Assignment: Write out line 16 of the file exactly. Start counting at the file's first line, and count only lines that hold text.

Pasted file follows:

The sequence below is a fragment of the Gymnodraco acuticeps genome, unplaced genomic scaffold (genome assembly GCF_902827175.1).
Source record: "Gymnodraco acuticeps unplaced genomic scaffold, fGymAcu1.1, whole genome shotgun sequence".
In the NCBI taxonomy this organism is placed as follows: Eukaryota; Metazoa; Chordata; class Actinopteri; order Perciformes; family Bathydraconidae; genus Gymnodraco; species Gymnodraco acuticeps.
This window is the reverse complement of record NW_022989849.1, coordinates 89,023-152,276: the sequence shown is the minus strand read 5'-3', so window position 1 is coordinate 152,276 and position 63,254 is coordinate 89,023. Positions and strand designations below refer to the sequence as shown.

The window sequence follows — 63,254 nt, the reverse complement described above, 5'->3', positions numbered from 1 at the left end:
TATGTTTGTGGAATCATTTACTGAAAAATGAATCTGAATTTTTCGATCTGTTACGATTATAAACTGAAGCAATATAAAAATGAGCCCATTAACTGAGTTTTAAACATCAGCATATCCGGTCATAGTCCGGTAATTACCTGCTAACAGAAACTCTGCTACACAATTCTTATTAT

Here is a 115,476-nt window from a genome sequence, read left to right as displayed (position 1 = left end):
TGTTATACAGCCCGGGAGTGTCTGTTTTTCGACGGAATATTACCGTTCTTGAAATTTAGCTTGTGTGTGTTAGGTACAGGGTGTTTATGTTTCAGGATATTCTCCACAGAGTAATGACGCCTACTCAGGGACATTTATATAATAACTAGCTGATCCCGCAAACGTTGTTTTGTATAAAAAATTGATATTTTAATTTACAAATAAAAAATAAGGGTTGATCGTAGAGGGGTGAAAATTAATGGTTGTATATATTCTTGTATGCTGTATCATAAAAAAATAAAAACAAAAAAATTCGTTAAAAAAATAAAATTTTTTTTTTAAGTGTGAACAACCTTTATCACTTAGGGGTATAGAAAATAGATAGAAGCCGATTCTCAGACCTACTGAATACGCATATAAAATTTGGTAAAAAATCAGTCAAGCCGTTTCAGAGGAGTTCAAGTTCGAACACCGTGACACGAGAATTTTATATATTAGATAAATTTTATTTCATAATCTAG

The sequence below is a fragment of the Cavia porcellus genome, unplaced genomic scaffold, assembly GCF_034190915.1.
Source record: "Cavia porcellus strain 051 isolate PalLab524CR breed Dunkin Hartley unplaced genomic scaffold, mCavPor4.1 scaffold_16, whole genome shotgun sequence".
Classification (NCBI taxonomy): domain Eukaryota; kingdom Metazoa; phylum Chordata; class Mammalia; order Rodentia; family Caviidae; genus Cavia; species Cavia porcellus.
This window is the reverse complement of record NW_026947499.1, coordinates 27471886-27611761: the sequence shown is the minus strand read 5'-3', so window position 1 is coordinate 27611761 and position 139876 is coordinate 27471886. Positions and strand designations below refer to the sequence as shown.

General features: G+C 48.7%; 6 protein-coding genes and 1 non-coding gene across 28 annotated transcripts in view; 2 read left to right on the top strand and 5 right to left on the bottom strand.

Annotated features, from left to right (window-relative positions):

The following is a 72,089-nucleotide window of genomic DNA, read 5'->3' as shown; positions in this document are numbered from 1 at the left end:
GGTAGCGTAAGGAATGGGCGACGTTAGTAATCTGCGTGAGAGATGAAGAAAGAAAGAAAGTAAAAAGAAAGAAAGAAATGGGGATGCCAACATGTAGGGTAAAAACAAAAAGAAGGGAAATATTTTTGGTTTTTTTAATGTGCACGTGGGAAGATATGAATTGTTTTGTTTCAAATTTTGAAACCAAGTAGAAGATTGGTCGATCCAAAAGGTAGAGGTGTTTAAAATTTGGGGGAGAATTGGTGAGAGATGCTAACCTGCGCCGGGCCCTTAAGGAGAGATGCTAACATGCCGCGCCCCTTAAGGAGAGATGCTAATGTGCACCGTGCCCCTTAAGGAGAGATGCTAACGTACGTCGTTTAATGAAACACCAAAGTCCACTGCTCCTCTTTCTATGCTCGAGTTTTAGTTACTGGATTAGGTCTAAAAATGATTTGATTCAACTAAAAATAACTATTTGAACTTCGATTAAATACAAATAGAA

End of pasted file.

GGTAGCGTAAGGAATGGGCGACGTTAGTAATCTGCGTGAGAGATGAAGAAAGAAAGAAAGTAAAAAGAAAGAAAGAAATGGGGATGCCAACATGTAGGGTAAAAACAAAAAGAAGGGAAATATTTTTGGTTTTTTTAATGTGCACGTGGGAAGATATGAATTGTTTTGTTTCAAATTTTGAAACCAAGTAGAAGATTGGTCGATCCAAAAGGTAGAGGTGTTTAAAATTTGGGGGAGAATTGGTGAGAGATGCTAACCTGCGCCGGGCCCTTAAGGAGAGATGCTAACATGCCGCGCCCCTTAAGGAGAGATGCTAATGTGCACCGTGCCCCTTAAGGAGAGATGCTAACGTACGTCGTTTAATGAAACACCAAAGTCCACTGCTCCTCTTTCTATGCTCGAGTTTTAGTTACTGGATTAGGTCTAAAAATGATTTGATTCAACTAAAAATAACTATTTGAACTTCGATTAAATACAAATAGAA